Just a little lifts sweet and savoury dishes into the realm of the exotic.
The Roo Sisters

1 Aug 2013 - 11:27 PM  UPDATED 27 May 2015 - 4:03 PM


With its wonderful warm aroma, spicy-sweet taste and mellow eucalyptus, camphor and citrus notes, just a little cardamom lifts sweet and savoury dishes into the realm of the exotic and complements a wide array of flavours. As an example of its versatility, it’s found in foods as disparate as Indian curries, Middle Eastern hot drinks and Scandinavian baking. Elettaria cardamomum (“Indian”, “green” or “authentic” cardamom) is the pods and black seeds of a ginger relative, native to south India and Sri Lanka and now also cultivated in other tropical countries, including Guatemala, Tanzania and Vietnam. The small green pods are harvested just before they ripen and are then dried. Authentic cardamom is expensive, so it’s often adulterated or substituted with seeds from cheaper relatives, called “Siam”, “Nepal”, “winged Java” and even “bastard” cardamom. Most recipes that call for cardamom refer to green Elettaria; the larger “black” cardamom, which has a blunter taste and strong smoky aroma, should only be used in robust dishes, such as spicy slow-cooked meat curries. The pods can be used whole at the start of cooking, or the seeds removed first and bruised, crushed or ground before being added to dishes. The spice is essential in pilau and many curries, and a common ingredient in spice mixes, such as garam masala and Ethiopian berbere. It’s also found in Indian desserts, sweets and beverages, and Arab and Turkish coffee.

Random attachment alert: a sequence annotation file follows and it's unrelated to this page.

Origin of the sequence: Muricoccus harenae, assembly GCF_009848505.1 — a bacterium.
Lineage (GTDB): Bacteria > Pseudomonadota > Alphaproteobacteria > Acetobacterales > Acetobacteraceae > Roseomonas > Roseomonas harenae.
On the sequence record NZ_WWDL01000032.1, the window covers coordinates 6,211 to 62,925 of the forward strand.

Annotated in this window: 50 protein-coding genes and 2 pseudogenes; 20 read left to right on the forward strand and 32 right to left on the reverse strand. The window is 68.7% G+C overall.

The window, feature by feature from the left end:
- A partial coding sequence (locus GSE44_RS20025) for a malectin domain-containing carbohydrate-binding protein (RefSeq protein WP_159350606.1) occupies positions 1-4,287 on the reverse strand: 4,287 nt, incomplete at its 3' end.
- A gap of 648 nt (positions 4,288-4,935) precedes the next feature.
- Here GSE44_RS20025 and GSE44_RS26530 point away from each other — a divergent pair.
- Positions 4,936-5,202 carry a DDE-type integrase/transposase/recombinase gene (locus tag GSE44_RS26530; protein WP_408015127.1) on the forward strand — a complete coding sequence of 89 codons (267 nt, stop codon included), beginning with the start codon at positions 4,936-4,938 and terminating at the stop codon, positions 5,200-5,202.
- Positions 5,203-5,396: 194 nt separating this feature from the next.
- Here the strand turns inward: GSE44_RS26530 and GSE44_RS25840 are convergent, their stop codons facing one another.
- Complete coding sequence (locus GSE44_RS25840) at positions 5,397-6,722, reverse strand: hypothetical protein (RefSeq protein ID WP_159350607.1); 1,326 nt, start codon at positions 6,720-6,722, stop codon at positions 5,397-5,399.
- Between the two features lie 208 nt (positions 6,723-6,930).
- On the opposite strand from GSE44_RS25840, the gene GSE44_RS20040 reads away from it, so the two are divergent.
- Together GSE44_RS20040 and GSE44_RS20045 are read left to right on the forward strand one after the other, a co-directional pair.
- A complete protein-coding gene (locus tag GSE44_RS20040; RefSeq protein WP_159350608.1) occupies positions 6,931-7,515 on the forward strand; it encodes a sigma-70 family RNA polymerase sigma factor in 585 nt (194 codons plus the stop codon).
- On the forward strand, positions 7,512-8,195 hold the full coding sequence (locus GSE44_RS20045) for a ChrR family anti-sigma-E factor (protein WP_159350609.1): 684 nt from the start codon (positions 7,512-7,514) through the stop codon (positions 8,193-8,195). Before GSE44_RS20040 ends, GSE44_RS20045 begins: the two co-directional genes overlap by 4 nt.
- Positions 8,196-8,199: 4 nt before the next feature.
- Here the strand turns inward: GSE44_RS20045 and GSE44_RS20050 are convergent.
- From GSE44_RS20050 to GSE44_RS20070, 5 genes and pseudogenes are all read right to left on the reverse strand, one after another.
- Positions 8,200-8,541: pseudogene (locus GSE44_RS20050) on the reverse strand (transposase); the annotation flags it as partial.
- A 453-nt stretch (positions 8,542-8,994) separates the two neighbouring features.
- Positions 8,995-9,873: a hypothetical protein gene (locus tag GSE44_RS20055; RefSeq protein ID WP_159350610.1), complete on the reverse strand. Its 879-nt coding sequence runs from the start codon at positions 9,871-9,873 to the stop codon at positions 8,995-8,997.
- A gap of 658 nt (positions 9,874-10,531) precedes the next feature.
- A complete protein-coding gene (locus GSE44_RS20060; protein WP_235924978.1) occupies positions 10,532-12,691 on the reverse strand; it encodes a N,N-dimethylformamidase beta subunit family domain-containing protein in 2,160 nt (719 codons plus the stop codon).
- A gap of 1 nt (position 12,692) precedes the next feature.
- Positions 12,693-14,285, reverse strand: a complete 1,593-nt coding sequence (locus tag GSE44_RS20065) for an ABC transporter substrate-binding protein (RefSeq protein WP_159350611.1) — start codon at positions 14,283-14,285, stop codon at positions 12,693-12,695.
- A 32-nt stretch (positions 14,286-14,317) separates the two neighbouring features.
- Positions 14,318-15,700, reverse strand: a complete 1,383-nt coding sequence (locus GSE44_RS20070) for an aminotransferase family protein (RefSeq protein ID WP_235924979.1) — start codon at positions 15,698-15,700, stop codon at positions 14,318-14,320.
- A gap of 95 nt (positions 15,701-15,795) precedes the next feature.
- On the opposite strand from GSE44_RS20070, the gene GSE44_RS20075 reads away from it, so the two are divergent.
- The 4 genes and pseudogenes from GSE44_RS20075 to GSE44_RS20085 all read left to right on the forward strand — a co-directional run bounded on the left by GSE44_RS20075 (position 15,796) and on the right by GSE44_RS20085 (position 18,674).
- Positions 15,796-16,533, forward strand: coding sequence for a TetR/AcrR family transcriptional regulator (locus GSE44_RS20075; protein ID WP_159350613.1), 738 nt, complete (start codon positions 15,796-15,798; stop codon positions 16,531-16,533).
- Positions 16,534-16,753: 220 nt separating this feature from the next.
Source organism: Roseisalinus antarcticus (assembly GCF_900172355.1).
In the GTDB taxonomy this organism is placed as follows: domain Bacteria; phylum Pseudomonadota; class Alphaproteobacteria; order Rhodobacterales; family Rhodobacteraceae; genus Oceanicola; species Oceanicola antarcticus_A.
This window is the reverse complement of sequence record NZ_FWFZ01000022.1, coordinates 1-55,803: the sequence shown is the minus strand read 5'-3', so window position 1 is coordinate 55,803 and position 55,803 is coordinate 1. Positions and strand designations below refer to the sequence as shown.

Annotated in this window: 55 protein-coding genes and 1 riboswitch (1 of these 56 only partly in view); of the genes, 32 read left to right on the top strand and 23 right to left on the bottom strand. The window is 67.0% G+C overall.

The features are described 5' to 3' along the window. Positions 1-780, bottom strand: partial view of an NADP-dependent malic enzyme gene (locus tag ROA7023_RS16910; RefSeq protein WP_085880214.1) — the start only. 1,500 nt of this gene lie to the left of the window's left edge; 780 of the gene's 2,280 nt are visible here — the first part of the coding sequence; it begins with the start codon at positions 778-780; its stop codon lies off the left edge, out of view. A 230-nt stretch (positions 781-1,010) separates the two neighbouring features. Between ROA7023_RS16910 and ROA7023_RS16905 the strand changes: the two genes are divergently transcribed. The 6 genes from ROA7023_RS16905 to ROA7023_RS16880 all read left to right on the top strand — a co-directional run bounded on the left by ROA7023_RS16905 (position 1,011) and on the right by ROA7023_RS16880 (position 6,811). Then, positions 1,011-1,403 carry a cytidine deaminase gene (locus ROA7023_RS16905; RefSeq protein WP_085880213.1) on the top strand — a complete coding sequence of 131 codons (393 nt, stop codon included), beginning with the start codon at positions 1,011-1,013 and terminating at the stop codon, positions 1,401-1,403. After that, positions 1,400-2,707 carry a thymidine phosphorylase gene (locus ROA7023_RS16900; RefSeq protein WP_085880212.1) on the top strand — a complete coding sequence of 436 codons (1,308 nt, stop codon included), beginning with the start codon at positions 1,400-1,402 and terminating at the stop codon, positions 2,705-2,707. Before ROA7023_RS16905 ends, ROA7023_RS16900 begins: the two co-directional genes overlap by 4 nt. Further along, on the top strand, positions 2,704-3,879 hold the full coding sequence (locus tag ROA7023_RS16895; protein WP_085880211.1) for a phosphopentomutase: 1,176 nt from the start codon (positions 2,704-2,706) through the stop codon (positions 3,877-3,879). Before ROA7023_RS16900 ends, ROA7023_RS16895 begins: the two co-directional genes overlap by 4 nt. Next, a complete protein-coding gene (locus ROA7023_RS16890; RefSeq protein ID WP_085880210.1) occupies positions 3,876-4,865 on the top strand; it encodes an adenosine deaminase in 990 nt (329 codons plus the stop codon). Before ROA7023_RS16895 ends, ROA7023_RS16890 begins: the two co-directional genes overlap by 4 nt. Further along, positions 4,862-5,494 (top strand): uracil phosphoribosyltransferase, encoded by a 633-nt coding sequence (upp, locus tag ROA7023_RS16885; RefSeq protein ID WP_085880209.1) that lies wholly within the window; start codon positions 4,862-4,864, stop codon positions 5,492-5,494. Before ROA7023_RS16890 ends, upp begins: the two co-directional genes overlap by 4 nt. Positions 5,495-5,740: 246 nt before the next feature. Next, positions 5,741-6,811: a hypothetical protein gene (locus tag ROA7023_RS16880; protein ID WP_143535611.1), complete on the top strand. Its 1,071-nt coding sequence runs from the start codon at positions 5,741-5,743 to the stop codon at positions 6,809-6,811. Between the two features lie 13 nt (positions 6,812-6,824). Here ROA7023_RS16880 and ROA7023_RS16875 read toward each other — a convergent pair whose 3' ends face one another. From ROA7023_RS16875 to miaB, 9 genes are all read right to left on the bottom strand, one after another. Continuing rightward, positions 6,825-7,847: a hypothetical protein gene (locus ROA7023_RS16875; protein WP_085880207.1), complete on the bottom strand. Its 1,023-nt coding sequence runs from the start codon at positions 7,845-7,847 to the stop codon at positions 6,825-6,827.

Use cardamom in ...

Lamb madras, chicken korma, biryani, massaman beef, lentil dishes, Vietnamese pho, rice dishes such as pilau, rice pudding, panna cotta, ice-cream, baklava, bread-and-butter pudding, fruit desserts, compotes, jams and chutneys, and in tea, coffee, sweet cakes and biscuits. As with most culinary seeds, toasting or frying in a little oil brings out the most flavour. Buy pods whole, as ground cardamom seed doesn’t keep as well.


Cardamom goes with ...

Beef, lamb, chicken, duck, fish, potato, chickpeas, rice, bread, couscous, orange, apricots, plums, peaches, dried fruits, almonds, pistachios, cream, milk, chocolate, caramel, honey, tea, coffee, saffron, cinnamon, cloves, cumin, rosewater, orange blossom water.